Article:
I’ve noticed that when you get to a point where your realm of knowledge gets too deep with people, they shut you out. You immediately become self-centered and arrogant, the proverbial “Uncle Tom” of your high school or college. I’ve learned to navigate around the ignorance but it’s so prevalent in my environment that it gets hard. How can you argue for an issue that’s as inhumane as this? Honestly, I don’t even get mad anymore. I’ve went through a major maturing process this year. I now take on the philosophy recited in the Lauryn Hill song Forgive Them Father off of her legendary album The Miseducation of Lauryn Hill:

Forgive them father for they know not what they do

Forgive them father for they know not what they do

download (6)


Speaking of music, rapper Killer Mike covered the prison conspiracy in his song Regan:

The end of the Reagan Era, I’m like ‘leven, twelve, or

Old enough to understand the sh*t’ll change forever

They declared the war on drugs like a war on terror

But it really did was let the police terrorize whoever

But mostly black boys, but they would call us ‘niggers’

And lay us on our belly, while they fingers on they triggers

They boots was on our head, they dogs was on our crotches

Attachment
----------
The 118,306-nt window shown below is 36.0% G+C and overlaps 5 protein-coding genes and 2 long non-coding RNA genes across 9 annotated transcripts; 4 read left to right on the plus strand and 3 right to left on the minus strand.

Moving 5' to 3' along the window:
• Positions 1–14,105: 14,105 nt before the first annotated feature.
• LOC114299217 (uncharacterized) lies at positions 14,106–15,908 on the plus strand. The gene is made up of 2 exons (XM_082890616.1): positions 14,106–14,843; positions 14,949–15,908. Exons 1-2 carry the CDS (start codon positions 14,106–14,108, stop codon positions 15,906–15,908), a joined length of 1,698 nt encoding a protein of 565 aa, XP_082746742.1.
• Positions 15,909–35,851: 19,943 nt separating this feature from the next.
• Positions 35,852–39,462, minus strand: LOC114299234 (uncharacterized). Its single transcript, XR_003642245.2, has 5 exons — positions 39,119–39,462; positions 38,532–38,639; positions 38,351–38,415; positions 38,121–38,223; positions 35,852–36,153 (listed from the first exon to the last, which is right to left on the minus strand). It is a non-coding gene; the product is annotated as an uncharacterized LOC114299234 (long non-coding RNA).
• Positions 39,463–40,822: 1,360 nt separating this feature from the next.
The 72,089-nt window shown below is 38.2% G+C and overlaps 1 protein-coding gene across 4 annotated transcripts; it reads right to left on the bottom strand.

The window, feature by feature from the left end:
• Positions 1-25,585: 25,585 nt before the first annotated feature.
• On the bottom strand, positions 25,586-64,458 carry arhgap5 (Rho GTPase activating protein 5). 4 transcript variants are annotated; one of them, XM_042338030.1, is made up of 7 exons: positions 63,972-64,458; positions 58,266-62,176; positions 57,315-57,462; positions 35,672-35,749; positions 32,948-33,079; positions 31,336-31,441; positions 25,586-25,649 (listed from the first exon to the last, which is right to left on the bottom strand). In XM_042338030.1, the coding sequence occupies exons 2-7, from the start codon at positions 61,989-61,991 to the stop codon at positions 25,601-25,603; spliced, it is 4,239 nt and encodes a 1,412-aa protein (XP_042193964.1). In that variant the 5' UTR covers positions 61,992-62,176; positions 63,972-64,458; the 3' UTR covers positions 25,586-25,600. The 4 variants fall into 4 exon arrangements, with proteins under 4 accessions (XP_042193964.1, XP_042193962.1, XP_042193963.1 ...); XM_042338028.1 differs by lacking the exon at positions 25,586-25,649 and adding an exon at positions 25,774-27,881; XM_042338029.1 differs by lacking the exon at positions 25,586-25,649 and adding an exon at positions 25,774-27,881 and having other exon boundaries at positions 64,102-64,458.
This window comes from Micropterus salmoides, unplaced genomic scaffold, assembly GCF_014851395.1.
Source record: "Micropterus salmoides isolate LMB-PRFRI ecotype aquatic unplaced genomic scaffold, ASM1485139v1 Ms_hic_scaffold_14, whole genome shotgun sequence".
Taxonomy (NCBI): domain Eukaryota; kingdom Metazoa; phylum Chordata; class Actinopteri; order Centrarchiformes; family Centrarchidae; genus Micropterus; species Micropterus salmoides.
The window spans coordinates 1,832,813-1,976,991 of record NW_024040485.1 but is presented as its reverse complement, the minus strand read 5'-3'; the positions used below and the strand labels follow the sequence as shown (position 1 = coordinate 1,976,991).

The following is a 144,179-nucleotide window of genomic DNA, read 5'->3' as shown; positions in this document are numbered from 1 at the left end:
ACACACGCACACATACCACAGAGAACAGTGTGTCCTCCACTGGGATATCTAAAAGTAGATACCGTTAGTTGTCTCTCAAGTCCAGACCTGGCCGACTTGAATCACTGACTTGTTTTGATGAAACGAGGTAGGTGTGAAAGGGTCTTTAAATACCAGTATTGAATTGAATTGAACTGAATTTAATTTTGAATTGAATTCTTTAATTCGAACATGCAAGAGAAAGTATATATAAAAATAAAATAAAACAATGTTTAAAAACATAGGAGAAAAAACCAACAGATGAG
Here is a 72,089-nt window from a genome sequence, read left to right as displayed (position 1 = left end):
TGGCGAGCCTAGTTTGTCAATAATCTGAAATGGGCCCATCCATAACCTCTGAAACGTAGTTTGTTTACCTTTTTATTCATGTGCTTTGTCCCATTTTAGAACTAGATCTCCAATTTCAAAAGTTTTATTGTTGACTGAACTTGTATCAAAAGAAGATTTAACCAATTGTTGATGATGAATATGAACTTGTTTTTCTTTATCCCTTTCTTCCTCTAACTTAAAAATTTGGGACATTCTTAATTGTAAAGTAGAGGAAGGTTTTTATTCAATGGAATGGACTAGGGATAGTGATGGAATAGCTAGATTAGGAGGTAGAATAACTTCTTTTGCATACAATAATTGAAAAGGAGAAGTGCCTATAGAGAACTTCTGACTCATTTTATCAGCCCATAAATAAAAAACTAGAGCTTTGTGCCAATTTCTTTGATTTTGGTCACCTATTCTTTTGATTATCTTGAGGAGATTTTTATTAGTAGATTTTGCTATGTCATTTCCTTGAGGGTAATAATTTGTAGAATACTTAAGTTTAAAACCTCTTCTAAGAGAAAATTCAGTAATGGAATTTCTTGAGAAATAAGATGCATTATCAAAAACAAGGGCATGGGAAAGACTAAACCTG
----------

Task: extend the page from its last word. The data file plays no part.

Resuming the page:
And they would beat us up if we had diamonds on our watches

And they would take our drugs and money, as they pick our pockets

I guess that that’s the privilege of policing for some profit

But thanks to Reaganomics, prisons turned to profits

Cause free labor is the cornerstone of US economics

Cause slavery was abolished, unless you are in prison

You think I am bullsh*tting, then read the 13th Amendment

Involuntary servitude and slavery it prohibits

That’s why they giving drug offenders time in double digits


It’s a reality that black and brown men are the subject of severe racial prejudice. We’ll even go to prison for no reason at all! Just look at the Troy Davis story and many of the black men that have been released after years in prison, only to be released after it’s realized that they were wrongly incarcerated. Their lives were altered off of a lie! How are they just going to recover after missing twenty to thirty years of their lives?troy-davis-copy-5319fc88

This is an aspect of the prison conspiracy that many people don’t think to look in to. That’s why it’s so important to have scholars, journalists, media personalities, authors and writers in the community that bring these cruel infringements to human rights. Some are widely known like public scholar Dr. Boyce Watkins and author of The New Jim Crow Michelle Alexander. However, there are others standing in the gap educating the masses about the prison conspiracy as well.

When I first got in contact with my author mentor Benjamin Janey, he said that he was making it a priority to make sure that I didn’t make the same mistakes that he did. Mr. Ben has had a horrible past with the prison system that’ll be told in the form of a non-fiction book and the prequel to his first novel Up The Way called Up The Way-Reloded.